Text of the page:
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Charles William Harvey

Rifleman 11298 Charles William Harvey, 2nd Battalion, King’s Royal Rifle Corps


The Harveys' family home in Kingsbridge Road, Newbury.


Charles was born in East Woodhay in 1897 the youngest son of John Henry Harvey and his wife Sarah Ann née Blackford. The couple had six children in all, three boys and three girls. Charles’ siblings were John Albert (born 1890), Helen (1891), Adelina Rose (1893), James Oscar (1895), and Elizabeth Mary (1899). The family moved a lot, as evidenced by the birthplaces of the children (Basingstoke, Thatcham and Reading) before settling for a while in East Woodhay, where the final three children were born.   Soon after Elizabeth’s birth in 1899 they moved again, to Enborne. There tragedy struck when little Elizabeth died aged only two.  Their next move was to 13 Connaught Road, Newbury following which they moved to Gladwyns (now No 4), Kingsbridge Road.


After his schooling Charles began his working life as a delivery boy for a local newsagent.  On 27 November 1913 aged only sixteen he decided to join the army; the army took boys of this age using them as drummer boys or similar until they reached the age of eighteen, when they would be enlisted as adults. Charles evidently did not want to join as a boy; instead he added eighteen months or so to his age and told the recruiting sergeant that he was ’18 years 6 days’ old.  Two days later he reported to the barracks in Winchester where he became a member of the King’s Royal Rifle Corps (KRRC) and was given the regimental number 11298.

Regimental badge

The regimental badge of the Kings Royal Rifle Corps, as used on CWGC headstones.

By the time war was declared eight months later he would have completed his training, but he was not sent to France when the regiment’s 1st and 2nd Battalions left as a part of the original British Expeditionary Force on 12 August. It is possible that it was thought that he was not yet ready, perhaps his true age was suspected (it was policy that soldiers under nineteen years of age would not be sent to combat). However, it was not long before he crossed the Channel landing in France on 14 January 1915 among a draft of reinforcements for the 2nd Battalion.


This battalion was a part of 2nd Brigade in the 1st Division and took part in the Battles of Aubers Ridge and Loos in 1915. Following the latter engagement the 1st Division remained in the Loos area manning a section of the line with the various brigades and battalions taking turns to man the line, support or reserve trenches with rest and training periods between these tense and uncomfortable times.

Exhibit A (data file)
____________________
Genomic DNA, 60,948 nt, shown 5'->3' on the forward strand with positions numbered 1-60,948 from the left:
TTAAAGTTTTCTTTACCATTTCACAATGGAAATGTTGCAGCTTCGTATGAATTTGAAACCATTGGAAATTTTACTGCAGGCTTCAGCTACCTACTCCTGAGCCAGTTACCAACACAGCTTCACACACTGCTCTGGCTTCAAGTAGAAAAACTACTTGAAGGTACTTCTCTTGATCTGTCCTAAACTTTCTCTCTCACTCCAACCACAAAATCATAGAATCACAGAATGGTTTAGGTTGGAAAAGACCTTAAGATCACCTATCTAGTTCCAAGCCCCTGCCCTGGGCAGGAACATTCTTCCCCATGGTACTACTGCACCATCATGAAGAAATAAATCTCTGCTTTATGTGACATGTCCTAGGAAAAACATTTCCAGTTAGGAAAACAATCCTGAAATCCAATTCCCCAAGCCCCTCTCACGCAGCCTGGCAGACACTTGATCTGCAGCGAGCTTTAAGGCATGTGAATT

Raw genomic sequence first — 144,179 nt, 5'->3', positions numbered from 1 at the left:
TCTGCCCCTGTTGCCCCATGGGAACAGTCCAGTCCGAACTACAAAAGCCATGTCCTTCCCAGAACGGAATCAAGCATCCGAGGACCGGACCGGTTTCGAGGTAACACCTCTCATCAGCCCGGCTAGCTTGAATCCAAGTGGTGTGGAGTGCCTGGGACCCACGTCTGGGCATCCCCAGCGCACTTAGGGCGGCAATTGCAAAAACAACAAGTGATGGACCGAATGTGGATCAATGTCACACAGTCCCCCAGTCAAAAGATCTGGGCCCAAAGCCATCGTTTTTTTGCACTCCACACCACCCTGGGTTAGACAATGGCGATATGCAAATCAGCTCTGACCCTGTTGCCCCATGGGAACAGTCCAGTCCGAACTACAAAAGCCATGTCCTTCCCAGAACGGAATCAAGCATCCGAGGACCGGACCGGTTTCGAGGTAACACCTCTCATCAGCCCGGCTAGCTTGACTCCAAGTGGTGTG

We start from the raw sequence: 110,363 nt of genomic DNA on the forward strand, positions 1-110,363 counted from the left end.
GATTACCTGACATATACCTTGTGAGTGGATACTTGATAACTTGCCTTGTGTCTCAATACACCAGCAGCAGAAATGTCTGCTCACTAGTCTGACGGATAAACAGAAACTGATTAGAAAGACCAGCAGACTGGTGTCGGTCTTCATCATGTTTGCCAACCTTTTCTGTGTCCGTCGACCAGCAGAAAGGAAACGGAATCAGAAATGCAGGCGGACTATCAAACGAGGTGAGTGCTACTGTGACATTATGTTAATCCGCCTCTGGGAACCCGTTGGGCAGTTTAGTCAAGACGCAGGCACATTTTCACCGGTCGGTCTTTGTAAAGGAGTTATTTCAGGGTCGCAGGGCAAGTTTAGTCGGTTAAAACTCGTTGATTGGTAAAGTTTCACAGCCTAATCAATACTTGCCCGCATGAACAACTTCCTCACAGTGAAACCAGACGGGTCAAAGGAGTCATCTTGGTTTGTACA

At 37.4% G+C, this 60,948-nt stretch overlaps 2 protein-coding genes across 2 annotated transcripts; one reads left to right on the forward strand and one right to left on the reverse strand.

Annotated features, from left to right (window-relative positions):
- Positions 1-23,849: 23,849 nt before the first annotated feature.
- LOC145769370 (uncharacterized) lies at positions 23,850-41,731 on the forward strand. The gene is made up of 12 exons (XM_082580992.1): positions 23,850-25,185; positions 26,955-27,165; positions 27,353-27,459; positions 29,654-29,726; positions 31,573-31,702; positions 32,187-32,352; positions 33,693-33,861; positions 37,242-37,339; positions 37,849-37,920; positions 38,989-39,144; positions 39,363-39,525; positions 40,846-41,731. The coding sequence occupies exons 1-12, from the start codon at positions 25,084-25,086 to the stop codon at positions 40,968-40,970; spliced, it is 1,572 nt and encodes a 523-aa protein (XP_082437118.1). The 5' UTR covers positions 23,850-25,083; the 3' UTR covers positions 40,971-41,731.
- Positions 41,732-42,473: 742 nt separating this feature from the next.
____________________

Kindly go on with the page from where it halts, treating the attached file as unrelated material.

On 14 May 1916 the 2nd KRRC took over the right section of the Division’s line at Loos. The following day the battalion war diary reported:


War Diary, 2nd Battalion King’s Royal Rifle Corps – 15 May 1915
2 killed 4 wounded by shell & aerial torpedoes. 2/Lt Wadner joined Bn.


This short report is all the detail that remains of the circumstances of Charles’ death – he was one of the two killed in action (the other was William Henry Grasley from Birmingham).


The news took some time to reach his family:


Newbury Weekly News, 17 May 1917 – In Memoriam
In loving memory of Rifleman, C W Harvey, youngest son of Mr and Mrs Harvey, of Kingsbridge-road, Newbury, who was killed in action in France May 15th, 1916, aged 19 years.
      Sleep on dear one,

Name on Newbury War Memorial

Charles' name on Newbury War Memorial (lower right)

      Your fight is done;
      You have fought so long
      The victory to be won.
From his Parents, Sisters, and Brothers.


Charles was buried in grave III.B.12 at St Patrick’s Cemetery, Loos.

Locally he is remembered on tablet 13 of the Newbury Town War Memorial, as well as the memorial board and roll of honour in St Nicolas’ Church, Newbury.

He remained, of course, in the thoughts of his family:

Newbury Weekly News, 8 August 1916 – In Memoriam
In ever loving and unfading memory of Rifleman C W Harvey, who was killed in action somewhere in France, May 15th, 1916, the youngest son of Mr and Mrs Harvey, Kingsbridge-road, Newbury, aged 19 years. Ever fondly remembered by his sisters and brothers.
      One year has passed, alas! what sense of loss,
      A day of remembrance sad to recall,
      Still in our hearts he is loved by us all.
      He for his country played a noble part.
      Who in dreamless sleep, no more to wake
      On those grim fields of battle far away,
      Nobly he died, and now in God’s bright home
      He reaps the rich reward for England’s sake.
From his sorrowing Father, Mother, Brothers, and Sisters.

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 Died this day:
01 December 1917
Arthur J Shipley

British Legion

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